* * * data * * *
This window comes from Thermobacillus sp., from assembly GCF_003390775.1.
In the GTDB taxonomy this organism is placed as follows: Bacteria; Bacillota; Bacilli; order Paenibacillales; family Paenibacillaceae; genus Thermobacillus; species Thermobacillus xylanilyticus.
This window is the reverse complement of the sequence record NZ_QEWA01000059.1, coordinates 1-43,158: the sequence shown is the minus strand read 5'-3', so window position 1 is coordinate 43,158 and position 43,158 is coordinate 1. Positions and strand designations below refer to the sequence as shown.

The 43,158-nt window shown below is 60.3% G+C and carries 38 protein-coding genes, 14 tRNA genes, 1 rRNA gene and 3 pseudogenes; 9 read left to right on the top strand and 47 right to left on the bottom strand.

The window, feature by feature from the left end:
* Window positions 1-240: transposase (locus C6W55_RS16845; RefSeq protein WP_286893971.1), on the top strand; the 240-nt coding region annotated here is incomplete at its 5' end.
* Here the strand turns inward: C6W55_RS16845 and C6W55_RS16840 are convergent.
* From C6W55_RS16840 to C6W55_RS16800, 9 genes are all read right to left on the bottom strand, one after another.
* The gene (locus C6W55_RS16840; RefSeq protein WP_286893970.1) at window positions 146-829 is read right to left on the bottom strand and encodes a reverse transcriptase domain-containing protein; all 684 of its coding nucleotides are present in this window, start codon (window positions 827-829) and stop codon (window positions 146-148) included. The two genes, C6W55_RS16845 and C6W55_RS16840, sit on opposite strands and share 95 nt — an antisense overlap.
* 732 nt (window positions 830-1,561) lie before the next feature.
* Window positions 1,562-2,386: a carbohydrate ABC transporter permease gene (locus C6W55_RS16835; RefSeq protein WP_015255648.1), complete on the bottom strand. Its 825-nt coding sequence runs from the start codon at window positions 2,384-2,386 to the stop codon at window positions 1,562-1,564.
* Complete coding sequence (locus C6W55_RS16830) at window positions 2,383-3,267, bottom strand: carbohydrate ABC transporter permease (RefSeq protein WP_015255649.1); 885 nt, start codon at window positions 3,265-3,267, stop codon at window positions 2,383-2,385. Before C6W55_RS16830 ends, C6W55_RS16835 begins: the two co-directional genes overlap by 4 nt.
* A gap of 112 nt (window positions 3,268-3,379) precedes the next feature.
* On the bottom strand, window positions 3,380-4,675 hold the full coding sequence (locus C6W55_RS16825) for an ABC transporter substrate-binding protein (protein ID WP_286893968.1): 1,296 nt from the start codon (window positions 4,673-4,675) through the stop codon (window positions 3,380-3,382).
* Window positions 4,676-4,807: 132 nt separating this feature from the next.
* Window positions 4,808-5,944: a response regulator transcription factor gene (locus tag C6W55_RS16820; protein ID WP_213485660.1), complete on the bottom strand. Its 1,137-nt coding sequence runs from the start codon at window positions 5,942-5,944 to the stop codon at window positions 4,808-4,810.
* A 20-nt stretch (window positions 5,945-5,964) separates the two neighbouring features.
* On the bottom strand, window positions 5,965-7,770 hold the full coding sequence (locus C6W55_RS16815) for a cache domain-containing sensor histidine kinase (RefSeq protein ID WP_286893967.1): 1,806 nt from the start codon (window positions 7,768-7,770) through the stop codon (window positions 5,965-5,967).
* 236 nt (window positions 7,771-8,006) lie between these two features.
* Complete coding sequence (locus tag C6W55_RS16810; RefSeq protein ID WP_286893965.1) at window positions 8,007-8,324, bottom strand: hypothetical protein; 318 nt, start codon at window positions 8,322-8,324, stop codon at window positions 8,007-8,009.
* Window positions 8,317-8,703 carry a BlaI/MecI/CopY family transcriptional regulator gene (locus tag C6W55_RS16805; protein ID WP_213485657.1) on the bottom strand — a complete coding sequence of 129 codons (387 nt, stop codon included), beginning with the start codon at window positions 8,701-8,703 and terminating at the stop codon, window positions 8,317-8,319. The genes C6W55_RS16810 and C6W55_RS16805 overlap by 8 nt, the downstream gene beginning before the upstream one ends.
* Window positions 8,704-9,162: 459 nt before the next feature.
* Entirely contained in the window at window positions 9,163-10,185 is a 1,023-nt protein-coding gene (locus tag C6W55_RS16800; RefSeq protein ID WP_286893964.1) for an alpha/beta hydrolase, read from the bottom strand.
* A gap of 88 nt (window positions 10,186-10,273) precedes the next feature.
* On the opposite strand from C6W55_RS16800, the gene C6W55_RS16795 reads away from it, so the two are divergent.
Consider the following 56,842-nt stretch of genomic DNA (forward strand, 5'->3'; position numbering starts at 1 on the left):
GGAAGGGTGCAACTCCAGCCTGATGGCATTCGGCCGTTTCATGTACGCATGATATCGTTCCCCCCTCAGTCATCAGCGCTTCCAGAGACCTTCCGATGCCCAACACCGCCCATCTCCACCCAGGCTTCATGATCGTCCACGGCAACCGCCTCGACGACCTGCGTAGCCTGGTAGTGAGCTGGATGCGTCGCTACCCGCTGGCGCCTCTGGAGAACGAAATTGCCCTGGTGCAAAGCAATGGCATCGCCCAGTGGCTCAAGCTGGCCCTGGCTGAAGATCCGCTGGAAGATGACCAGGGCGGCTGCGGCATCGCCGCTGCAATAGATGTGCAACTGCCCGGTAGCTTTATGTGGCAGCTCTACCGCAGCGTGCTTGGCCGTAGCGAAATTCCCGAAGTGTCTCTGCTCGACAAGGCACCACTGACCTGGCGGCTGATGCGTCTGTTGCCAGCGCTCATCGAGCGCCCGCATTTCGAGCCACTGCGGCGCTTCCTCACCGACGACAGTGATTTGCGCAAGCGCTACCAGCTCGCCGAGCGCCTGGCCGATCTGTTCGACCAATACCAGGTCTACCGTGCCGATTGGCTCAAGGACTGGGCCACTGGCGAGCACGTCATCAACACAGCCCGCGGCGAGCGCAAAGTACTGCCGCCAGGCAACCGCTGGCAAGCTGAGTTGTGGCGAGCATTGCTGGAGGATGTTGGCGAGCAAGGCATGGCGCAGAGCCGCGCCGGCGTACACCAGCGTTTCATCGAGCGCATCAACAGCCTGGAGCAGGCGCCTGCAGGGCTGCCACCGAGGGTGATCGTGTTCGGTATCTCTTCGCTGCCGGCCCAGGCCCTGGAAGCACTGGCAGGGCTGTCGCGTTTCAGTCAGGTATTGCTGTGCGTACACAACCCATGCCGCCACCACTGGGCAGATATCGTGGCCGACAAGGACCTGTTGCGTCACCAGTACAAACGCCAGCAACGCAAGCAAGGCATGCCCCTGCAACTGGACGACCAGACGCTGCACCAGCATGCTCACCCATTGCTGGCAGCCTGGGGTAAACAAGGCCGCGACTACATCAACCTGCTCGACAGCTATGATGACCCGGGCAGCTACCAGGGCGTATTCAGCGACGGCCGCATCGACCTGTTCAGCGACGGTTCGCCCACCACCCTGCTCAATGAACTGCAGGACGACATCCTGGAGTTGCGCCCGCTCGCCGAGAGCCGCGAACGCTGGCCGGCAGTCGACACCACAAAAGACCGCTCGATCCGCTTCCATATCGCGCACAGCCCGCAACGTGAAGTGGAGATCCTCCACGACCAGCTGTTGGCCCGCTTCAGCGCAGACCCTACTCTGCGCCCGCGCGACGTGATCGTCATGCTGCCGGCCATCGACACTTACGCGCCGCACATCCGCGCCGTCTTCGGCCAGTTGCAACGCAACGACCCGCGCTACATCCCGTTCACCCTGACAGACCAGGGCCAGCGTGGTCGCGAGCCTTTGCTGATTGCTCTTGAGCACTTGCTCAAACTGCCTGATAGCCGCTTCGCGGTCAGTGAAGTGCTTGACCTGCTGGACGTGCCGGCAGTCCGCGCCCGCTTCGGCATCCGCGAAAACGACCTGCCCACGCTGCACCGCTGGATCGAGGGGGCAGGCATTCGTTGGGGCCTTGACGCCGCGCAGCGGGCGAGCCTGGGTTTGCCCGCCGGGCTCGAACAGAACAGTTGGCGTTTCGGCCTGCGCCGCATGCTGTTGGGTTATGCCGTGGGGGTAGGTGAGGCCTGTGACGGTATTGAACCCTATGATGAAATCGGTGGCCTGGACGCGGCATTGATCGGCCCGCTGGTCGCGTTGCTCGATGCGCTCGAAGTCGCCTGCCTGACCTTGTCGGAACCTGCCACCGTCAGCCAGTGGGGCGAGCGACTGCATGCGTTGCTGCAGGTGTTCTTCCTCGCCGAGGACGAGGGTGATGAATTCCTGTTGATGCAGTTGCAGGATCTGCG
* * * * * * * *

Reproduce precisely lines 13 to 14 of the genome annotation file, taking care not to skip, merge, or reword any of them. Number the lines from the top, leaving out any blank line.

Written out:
* A gap of 112 nt (window positions 3,268-3,379) precedes the next feature.
* On the bottom strand, window positions 3,380-4,675 hold the full coding sequence (locus C6W55_RS16825) for an ABC transporter substrate-binding protein (protein ID WP_286893968.1): 1,296 nt from the start codon (window positions 4,673-4,675) through the stop codon (window positions 3,380-3,382).